SML had some issues with part 3 of the conversation, so I'll address them, in no particular order:
1: Dalembert is older than Curry (by a year), and though a better rebounder and defender, he is definitely inferior overall to Curry, right? Curry was almost an All-Star this season, right? So how is Dalembert a "building block", but not Curry?
There are a couple of differences between Curry and Dalembert, and there is a reason I consider Dalembert part of the solution in Philly, and Curry part of the problem in NY. First of all, and this relates to another section of part 3 you took issue with, yes Curry is only 24, but he's overweight and he has a potentially deadly heart condition which he refuses to get diagnosed. That is not a good combination. You made the argument that every player is risking his life in every sport, and all Isiah did was give him a chance to earn a living, but there's a difference between letting a healthy guy go out on the court and risking him breaking his neck and letting a guy that you know has heart problems pack on 30 pounds, then go out there and play the most physically demanding sport for 34 minutes a night. One is an acceptable risk, the other is not, in my opinion.
Beyond the health factors, look at the type of players these guys are. Curry is never going to be a guy that's productive without getting the ball fed to him in the post with great regularity. He needs to be option #1 in the post for him to put up the type of numbers he'll need to make up for all of the things he doesn't do. He doesn't crash the boards, he doesn't play good D. He scores, in the post, that's pretty much it. When teams double-team him, he doesn't distribute (0.7 assists per game this year, 0.5 for his career). So, if he's going to be a "building block" then that means you're going to fill in the players around him, but he's still going to be the go-to-guy on offense, if he isn't why is he on the court? I don't see how that's a formula for success.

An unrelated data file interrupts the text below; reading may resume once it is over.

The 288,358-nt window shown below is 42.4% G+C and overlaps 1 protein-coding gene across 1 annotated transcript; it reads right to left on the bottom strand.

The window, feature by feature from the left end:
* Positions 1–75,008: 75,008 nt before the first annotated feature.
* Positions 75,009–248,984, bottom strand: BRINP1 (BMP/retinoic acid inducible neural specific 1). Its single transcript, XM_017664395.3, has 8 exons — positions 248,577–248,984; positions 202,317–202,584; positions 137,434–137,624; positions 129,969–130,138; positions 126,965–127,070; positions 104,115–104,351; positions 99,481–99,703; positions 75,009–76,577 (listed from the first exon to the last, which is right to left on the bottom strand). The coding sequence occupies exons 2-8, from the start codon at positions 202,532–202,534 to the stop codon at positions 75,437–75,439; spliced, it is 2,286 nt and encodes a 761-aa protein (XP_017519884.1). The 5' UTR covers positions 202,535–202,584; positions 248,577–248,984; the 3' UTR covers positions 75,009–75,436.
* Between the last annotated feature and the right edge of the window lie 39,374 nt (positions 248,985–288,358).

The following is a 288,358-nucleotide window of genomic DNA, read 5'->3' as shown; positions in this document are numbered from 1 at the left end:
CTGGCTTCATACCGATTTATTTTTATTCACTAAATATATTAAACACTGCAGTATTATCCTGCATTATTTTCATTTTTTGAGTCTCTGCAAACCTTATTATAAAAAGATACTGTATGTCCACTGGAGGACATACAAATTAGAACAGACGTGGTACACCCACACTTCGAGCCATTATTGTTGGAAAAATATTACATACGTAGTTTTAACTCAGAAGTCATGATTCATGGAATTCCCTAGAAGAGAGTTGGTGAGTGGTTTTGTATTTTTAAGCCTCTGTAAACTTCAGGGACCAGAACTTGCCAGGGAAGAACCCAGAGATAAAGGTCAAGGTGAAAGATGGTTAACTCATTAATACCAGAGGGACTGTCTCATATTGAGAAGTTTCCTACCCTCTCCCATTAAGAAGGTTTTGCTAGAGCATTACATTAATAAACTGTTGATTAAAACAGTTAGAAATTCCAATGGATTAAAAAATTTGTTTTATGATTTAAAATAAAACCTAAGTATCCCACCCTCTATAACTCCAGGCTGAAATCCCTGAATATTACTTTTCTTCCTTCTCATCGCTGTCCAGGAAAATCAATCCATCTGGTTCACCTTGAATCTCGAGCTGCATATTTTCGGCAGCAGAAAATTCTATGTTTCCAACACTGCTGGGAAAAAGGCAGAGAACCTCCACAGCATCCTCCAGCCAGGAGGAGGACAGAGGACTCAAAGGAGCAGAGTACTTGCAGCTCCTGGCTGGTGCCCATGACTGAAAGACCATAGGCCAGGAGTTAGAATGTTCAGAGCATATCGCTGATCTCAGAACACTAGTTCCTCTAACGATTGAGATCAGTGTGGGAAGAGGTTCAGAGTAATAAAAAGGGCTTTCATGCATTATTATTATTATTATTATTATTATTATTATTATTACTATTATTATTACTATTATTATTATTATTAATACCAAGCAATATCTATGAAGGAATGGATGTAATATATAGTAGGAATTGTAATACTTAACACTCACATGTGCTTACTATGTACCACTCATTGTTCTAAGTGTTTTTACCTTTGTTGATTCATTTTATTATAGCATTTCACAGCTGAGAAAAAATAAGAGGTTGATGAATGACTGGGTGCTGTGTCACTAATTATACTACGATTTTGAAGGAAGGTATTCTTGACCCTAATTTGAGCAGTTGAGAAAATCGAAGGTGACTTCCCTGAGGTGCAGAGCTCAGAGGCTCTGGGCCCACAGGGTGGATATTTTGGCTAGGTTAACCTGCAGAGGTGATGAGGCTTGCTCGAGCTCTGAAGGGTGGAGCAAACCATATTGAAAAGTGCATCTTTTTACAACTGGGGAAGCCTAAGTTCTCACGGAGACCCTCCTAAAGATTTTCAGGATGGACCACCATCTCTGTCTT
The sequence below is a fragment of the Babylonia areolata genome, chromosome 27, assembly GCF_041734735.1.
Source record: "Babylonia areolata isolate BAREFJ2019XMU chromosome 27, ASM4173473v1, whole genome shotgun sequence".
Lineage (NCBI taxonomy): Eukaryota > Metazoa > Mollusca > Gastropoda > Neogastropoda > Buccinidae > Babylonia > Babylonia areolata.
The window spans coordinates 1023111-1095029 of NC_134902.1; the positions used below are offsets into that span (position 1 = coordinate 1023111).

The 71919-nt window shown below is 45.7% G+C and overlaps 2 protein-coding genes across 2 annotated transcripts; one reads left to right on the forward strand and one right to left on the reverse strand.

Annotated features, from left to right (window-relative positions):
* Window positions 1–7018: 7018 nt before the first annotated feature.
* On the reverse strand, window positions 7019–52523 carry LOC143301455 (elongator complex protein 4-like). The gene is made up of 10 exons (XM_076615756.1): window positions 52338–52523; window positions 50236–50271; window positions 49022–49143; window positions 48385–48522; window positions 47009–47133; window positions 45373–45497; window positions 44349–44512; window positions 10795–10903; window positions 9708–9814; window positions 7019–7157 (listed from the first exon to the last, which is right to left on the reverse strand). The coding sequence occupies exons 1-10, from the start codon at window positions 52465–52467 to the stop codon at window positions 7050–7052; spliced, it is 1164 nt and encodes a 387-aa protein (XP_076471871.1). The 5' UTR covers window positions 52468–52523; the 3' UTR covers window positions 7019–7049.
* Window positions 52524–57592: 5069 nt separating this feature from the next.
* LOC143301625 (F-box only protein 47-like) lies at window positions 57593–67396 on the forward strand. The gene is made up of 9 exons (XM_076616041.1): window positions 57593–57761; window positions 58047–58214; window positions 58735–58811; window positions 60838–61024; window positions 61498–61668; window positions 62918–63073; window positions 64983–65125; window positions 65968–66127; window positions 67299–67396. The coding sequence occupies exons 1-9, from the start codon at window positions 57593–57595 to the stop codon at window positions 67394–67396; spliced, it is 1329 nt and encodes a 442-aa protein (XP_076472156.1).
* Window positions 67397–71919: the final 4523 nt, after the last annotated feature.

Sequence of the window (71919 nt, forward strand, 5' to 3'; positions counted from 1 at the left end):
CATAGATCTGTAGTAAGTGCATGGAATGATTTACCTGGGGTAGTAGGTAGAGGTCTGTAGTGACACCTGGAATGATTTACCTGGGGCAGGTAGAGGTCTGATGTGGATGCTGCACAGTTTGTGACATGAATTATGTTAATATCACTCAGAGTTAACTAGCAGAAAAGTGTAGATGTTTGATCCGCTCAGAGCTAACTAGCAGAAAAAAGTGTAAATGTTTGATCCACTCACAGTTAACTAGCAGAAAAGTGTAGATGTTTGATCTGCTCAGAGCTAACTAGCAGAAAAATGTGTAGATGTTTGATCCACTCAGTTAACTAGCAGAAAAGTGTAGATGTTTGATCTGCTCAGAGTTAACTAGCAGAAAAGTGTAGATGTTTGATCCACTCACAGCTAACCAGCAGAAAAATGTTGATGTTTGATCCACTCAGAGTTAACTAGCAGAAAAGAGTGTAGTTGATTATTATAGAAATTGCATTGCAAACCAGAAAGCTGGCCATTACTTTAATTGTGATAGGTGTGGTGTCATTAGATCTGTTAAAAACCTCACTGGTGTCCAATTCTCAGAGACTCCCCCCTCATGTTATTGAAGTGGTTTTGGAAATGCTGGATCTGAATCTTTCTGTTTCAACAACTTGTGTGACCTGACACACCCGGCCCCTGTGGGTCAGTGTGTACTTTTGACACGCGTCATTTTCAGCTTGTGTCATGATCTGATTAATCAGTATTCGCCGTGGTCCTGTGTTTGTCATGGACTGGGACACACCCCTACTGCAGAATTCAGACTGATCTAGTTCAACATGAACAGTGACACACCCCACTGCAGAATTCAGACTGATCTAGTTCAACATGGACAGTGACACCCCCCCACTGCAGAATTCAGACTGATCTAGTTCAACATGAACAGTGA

Dalembert is a piece of the puzzle, not the solution. He doesn't need the ball fed to him. He plays good help D, crashes the boards, and once in a while you can run offense through him, but basically he's going to play the Dennis Rodman role. All good teams have guys like this. This is why I consider him a building block.
2. And Korver, only a year younger than Q-Rich, is an inferior defender than Richardson. Q-Rich is considered the Knicks best defender, and is known through the league for his ability to lock up other team's best player, especially LeBron... he's a big reason why the Knicks have done well against James and the Cavs recently. Quentin is also a better rebounder, passer, and more complete offensively, though Korver is a better long distance shooter (though not much better). So, again, most teams would prefer Q-Rich to Korver.
I'm not sure I agree with that statement. Richardson is a better rebounder, and a better defender, but the ability to really stretch a defense, which Korver has, is something every team needs. Again, I think we're comparing apples to oranges here. Korver is not now, nor should he ever be, a starter. His defense, while improving, is still suspect at best. His value comes on the offensive side of the ball exclusively, and it's much higher than anything Richardson can offer on that end. Korver is a better shooter than Richardson (Korver's numbers this year: 45% from the field, 43% from three, 91% from the line. Richardson: 42% from the field, 39% from three, 66% from the line), and actually has some versatility to his offensive game, especially when teams try to play a smaller man on him. His post game is surprisingly effective.